To be well-formed in our faith, thus causing us to live our faith according to the desires of God, originates from the truths of Christ. We all need to be fed through the Eucharist and to be nourished by the wellsprings of Christ’s teachings, understanding how we are called to continue his mission and ministry in our time and place.

The righteous goal here is to form our Catholic identity through educating ourselves in the depth, breadth and beauty of our Catholic faith, making God’s church – the Mystical Body – all God has called it to be. Understanding our rich Catholic faith – its teachings and its traditions – begins with heavenly wisdom. Many of us believe that we know our Catholic faith well enough. But do we?

To know our true identity, we must know Christ’s true identity. When it comes to the difficult issue of abortion, do we see every human life possessing his divine image? When we search for the excellence that is our Catholic identity, we must delve deeply into the church’s teachings. This lifelong journey begins with Scripture and accompanying Catholic commentary. It grows more deeply with the Catechism of the Catholic Church. It expands exponentially through programs and seminars at both the parish and archdiocesan levels (Bible study, lay ministry and more) as well as through a host of wonderful Catholic sources and resources.

The gift of God’s faith is given to all, yet if we really want to know our truest identity, our Catholic DNA, we must be willing unwrap that gift of faith and delve into the source, the summit and the font of all that there is: Jesus Christ. When we are nourished by his truth, then we grasp the courage to proudly be Catholic in our lived-experiences of life. Just imagine that transformative power in our world. The Catholic Faith: Believe it. Live it. Share it!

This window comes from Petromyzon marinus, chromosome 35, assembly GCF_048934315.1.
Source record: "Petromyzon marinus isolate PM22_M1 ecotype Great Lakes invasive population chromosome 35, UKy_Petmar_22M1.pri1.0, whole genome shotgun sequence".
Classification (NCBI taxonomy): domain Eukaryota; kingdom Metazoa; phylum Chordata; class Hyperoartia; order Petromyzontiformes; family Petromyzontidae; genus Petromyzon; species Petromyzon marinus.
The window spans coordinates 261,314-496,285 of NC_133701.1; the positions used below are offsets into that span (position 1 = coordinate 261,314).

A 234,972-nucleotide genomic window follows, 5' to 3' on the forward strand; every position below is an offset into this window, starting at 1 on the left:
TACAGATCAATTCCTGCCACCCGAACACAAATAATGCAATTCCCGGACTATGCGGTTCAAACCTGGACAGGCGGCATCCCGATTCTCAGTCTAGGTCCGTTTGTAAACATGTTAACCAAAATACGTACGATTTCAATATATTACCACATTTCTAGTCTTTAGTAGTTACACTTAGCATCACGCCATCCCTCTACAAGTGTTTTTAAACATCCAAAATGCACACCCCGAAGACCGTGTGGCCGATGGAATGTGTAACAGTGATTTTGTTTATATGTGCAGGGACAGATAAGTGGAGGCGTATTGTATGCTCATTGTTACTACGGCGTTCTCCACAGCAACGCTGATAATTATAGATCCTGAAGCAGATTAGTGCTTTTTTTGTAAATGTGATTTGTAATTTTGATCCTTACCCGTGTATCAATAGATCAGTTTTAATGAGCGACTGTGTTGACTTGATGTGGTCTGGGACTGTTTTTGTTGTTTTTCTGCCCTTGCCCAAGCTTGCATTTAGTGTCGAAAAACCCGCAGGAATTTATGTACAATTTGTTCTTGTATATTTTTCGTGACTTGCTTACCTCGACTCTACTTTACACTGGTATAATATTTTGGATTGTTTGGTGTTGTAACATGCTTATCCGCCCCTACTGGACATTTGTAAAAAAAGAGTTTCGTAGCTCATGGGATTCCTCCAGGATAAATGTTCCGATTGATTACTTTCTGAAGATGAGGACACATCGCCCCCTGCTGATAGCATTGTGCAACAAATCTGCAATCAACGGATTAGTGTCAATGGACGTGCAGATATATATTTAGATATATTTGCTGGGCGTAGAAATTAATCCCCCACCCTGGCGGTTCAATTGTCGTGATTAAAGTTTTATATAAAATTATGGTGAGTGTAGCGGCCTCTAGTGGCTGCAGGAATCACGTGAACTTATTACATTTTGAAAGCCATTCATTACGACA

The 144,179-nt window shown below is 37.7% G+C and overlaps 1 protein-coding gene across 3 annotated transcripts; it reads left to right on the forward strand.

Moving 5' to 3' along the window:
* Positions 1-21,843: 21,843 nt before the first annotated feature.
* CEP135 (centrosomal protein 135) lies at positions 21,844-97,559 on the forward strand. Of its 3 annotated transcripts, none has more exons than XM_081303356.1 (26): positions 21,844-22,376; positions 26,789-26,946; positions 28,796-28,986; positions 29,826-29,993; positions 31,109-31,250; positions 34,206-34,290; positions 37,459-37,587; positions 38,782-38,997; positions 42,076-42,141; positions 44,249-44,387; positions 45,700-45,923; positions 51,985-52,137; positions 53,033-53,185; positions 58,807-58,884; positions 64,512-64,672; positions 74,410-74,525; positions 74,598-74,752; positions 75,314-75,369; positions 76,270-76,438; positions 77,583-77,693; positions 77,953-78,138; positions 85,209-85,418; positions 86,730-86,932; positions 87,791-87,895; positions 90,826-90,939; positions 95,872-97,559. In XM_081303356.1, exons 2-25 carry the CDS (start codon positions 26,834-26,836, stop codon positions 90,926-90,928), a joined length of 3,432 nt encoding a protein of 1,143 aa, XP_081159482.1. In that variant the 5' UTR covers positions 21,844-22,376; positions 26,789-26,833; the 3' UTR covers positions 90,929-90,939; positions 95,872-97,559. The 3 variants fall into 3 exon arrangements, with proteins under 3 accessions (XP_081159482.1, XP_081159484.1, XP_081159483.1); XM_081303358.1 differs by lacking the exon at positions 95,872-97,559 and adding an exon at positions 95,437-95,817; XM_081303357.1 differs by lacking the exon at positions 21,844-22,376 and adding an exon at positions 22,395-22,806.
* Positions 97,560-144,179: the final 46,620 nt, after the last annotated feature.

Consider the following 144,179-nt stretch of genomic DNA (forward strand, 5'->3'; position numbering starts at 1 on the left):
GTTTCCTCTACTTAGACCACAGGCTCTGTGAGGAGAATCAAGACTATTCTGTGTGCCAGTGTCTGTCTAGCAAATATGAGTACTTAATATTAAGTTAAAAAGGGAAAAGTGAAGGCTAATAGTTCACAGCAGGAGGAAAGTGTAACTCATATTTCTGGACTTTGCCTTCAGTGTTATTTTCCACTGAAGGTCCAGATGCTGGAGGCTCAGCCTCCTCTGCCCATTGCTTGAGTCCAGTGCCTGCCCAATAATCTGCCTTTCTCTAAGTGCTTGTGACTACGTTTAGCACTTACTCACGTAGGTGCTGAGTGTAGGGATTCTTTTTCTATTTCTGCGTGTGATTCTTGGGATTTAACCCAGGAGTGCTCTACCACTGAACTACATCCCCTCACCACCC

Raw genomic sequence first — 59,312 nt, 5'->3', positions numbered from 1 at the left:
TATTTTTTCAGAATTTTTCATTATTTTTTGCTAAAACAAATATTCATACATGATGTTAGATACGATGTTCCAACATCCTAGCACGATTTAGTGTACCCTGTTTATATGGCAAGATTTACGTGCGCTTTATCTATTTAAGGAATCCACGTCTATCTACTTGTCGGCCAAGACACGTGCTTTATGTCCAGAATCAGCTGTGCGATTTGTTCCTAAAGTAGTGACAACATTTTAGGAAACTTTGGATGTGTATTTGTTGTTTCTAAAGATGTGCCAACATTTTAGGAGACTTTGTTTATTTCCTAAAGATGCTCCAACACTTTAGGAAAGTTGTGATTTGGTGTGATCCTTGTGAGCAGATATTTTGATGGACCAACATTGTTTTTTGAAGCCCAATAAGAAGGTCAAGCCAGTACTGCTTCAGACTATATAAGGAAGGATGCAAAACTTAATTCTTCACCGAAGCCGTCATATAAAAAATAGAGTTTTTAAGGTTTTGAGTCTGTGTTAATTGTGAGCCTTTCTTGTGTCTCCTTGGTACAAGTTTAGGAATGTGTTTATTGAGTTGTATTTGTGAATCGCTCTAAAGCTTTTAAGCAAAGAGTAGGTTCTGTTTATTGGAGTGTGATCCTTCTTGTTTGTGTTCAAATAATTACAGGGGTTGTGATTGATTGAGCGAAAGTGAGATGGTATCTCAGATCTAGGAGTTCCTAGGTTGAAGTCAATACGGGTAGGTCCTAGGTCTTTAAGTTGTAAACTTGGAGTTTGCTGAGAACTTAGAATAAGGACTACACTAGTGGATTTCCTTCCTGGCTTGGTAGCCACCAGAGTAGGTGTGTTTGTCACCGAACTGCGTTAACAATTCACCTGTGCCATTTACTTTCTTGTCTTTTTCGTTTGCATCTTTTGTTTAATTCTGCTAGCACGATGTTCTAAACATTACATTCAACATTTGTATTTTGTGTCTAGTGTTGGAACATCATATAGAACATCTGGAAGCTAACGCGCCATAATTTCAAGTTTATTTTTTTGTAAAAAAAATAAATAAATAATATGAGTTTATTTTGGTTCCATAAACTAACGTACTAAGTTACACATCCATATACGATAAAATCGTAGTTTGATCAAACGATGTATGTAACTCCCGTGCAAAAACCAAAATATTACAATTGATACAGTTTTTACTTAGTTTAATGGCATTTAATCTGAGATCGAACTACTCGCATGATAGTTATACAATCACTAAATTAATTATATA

Our faith journey must begin with a discernment, a sort of “What am I doing well? What am I not doing so well?” in one’s faith life. It is an investment to be sure, but just look at the dividend: life eternal with the Creator of the world; unending joy, heavenly wisdom and peace beyond belief.

alertAt the Spring Assembly of the U.S. bishops, Cardinal Joseph Tobin suggested that a delegation ofbishops go to the border to see for themselves what was happening to newly arrived immigrants, families and children. On July 1 and 2, Cardinal Daniel DiNardo, president of the U.S. bishops conference, and five other bishops conducted a pastoral visit to the diocese of Brownsville, Texas. Stops included Mass at the Shrine of Our Lady of San Juan del Valle with the community, a visit to anHHS/OBR Shelter and Mass for the families there, a visit to the Customs and Border Patrol processing center in McAllen, TX, and a press conference at the end of their visit. Catholic News Service accompanied the bishops on their border trip. 

  1. Backgrounder and analysis of the bishops’ trip to the border: Cardinal DiNardo told CNS, “You cannot look at immigration as an abstraction when you meet” the people behind the issue.
  2. At final press conference, Cardinal Daniel Dinardo said the church was willing to be part of any conversation to find humane solutions because even a policy of detaining families together in facilities caused “concern.”
  3. Bishops serve soup to immigrant families at a center run by Catholic Charities and listen to their stories. Scranton Bishop Joseph Bambera said he found hope in hearing the people in the room talk about what’s ahead. They didn’t speak of making money but of finding safety for their children, he said, driven by “the most basic instinct to protect your family.”
  4. At an opening Mass he Basilica of Our Lady of San Juan del Valle-National Shrine near McAllen, Texas, Bishop Daniel Flores of Brownsville told Massgoers, “The bishops are visiting here so they can stop and look and talk to people and understand, especially the suffering of many who are amongst us,”

A delegation of U.S. bishops goes on a fact-finding mission at the U.S.-Mexican border to learn more about Central American immigration detention.

Following their visit to an immigrant detention center, U.S. bishops said they are even more determined to call on Congress for comprehensive immigration reform.